Former senators Enrile and Marcos can’t twist history, says Palace

AMID the recent commemoration of the atrocities brought by the declaration of Martial Law in 1972, Malacañang on Monday, September 24, refuted the accusations that former senators Juan Ponce Enrile and Ferdinand “Bongbong” Marcos Jr. could twist what transpired in history.

Presidential Spokesperson Harry RoqueInquirer.net photo

Presidential Spokesperson Harry Roque said that in order to change the facts on what really happened during the regime of late dictator Ferdinand Marcos, the two former lawmakers would go against the Constitution.

“I don’t think they can twist history when there’s a law and when there are court decisions attesting to what happened during martial law,” Roque said as reported by the Philippine Daily Inquirer.

The spokesperson said that the executive office strongly acknowledges the abuses suffered by the martial law victims. He said that the government recompenses for those affected by that dark period in Philippine history.

“As far as the palace is concerned, there are decisions affirming that there were grave human rights violations committed during the Marcos regime. There’s even a law in Congress which provides compensation for victims of martial law,” the spokesperson added.

The said law, Republic Act No. 10368, otherwise known as the Human Rights Victims Reparation and Recognition Act of 2013, mandated a compensation for victims of human rights violations of the Marcos rule.

The Human Rights Victims’ Claims Board (HRVCB), the agency that is responsible for evaluating and providing reparations to the victims of gross human rights violations committed during the period from September 21, 1972 to February 25, 1986, said that it will issue monetary payment to more than 11,000 people after completing its final list.

The HRVCB is also tasked to recognize those whose rights were violated by enshrining their names in the Roll of Human Rights Violations Victims. The agency believed that honoring their heroism and sacrifices is the state’s moral and legal obligation.

Enrile denies human rights violation during martial law

The palace’s statement was intended to assure the public that there will be no successful attempt to distort the details of the 1972 dictatorship. This was after Enrile appeared on an interview with Marcos Jr. denying the atrocities of martial law. The said interview aired on Marcos’ social media accounts on Thursday, September 20 — a day shy from the 46th anniversary of martial law declaration.

“Name me one person that was arrested because of political or religious belief during that period. None. Name me one person who was arrested simply because he criticized Marcos. None.”

The 94-year-old former lawmaker, who was the defense chief and the one who implemented martial law during the Marcos administration was asked in the video “JPE: A Witness to History” what was the greatest fallacy being fed among young people.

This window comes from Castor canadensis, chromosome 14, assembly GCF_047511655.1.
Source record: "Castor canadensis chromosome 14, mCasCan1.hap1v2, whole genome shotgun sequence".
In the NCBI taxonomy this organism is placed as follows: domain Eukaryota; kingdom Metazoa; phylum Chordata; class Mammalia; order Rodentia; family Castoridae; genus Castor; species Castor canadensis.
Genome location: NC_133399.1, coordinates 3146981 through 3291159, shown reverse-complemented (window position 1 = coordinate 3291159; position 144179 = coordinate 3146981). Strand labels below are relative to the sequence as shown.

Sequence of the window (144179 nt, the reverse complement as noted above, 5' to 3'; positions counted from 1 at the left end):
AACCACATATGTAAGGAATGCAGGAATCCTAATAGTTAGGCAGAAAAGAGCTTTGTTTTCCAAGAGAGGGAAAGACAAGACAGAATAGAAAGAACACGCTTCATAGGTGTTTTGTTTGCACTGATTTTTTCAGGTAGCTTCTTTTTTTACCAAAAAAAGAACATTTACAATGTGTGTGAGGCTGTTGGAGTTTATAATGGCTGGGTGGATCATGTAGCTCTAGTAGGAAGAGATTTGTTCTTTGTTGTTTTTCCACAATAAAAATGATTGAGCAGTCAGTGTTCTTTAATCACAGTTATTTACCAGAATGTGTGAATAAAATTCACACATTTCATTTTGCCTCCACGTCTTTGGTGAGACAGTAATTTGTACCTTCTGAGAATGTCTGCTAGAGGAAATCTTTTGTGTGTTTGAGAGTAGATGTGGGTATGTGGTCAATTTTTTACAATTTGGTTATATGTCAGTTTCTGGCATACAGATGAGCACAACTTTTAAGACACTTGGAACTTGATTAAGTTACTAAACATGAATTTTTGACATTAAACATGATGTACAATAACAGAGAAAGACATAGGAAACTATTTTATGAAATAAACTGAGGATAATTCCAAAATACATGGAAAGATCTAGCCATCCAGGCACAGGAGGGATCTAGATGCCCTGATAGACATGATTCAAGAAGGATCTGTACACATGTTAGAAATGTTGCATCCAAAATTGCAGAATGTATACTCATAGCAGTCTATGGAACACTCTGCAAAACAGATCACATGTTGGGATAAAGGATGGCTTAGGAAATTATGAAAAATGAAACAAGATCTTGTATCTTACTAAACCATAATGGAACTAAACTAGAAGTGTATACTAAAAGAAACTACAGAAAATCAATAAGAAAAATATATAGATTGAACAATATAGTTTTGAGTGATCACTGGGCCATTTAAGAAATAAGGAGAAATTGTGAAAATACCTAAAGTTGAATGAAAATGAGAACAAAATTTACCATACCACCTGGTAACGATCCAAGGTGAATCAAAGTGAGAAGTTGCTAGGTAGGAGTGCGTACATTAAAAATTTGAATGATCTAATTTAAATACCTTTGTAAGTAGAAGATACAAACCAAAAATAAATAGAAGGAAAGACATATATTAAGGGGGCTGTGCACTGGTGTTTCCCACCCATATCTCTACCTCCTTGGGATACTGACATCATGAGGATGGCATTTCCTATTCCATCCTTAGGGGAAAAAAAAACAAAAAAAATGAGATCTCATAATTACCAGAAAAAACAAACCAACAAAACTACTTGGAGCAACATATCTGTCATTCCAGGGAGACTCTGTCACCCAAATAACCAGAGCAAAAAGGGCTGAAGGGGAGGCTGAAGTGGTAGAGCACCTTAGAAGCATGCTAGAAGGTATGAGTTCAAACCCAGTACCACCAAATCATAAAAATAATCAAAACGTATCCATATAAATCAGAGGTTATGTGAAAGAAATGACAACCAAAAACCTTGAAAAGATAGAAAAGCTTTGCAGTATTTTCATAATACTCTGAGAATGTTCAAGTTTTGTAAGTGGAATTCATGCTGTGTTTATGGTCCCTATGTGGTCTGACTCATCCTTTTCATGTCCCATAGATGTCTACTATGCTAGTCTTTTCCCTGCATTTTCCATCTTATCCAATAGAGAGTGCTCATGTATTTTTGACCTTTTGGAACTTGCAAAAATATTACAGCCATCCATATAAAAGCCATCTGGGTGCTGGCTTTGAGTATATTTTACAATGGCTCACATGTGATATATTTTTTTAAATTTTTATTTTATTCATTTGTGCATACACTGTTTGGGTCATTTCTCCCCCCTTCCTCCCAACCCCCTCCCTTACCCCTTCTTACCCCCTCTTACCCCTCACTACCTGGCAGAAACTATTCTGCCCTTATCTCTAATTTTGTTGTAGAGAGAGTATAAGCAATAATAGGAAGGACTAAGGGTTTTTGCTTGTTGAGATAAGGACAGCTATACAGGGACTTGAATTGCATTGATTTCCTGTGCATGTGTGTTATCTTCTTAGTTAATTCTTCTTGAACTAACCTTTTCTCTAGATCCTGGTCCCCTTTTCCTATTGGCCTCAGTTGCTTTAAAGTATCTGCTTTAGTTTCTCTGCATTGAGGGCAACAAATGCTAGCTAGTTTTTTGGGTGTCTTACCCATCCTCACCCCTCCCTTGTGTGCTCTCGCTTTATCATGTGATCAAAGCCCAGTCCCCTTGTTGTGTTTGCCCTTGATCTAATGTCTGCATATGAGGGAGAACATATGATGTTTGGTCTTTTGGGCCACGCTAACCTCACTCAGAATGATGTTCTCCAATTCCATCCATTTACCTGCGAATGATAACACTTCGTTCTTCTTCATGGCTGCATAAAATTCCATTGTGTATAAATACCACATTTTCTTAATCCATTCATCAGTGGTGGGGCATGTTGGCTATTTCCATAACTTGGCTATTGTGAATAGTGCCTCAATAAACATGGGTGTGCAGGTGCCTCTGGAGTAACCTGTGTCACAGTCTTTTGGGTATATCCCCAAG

“They claim that we killed a lot of people. When I was interviewed by someone some time ago, I challenged her, name me one that we executed, other than Lim Seng,” Enrile said.

Critics debunk Enrile’s claims

The said interview was criticized by several lawmakers and human right groups. One most prominent critic is former President Benigno Aquino III, son of late Senator Ninoy Aquino who was assassinated in 1983, for being Marcos’ archrival.

“May edad na si Senator Enrile pero hindi naman siguro pwedeng gawing parang dahilan ‘yun para maniwala tayo sa gusto niyang pagbabago ng katotohanan. Pwede nating unawain pero pasensya na, ang totoo ay totoo; ang pambobola ay pambobola pa rin (Senator Enrile is old but we cannot use this as an excuse to believe his attempt to change the truth. We can respect him, but I’m sorry, truth is truth, deception is deception),” the former president said

Senator Nancy Binay shared her family’s experience since his father — former Vice President Jejomar Binay was imprisoned for being an activist during martial law.

“Based on what I experienced growing up, this was what I saw during that period. It’s a fact my father was jailed. I grew up joining rallies,” the senator said.

She recalled that their family would join rallies where they walked from Gil Puyat Avenue to Liwasang Bonifacio in Manila. They would also visit her father’s friends who struggled to defend human rights violations. Her experience proved different from Enrile’s claim.

Senator Leila de Lima also slammed Enrile for perpetuating “lies about martial law.” She attacked his old age as she reminded him of those victims who lived to tell their accounts.

Commission on Human Rights (CHR) Chair Chito Gascon noted that Enrile’s denial of the dark part in history “is a lie and will still be a lie even if said a million times.”

“Such attempt at historical revisionism will continue on the part of those who want to forget that sad part of our history,” Gascon said.

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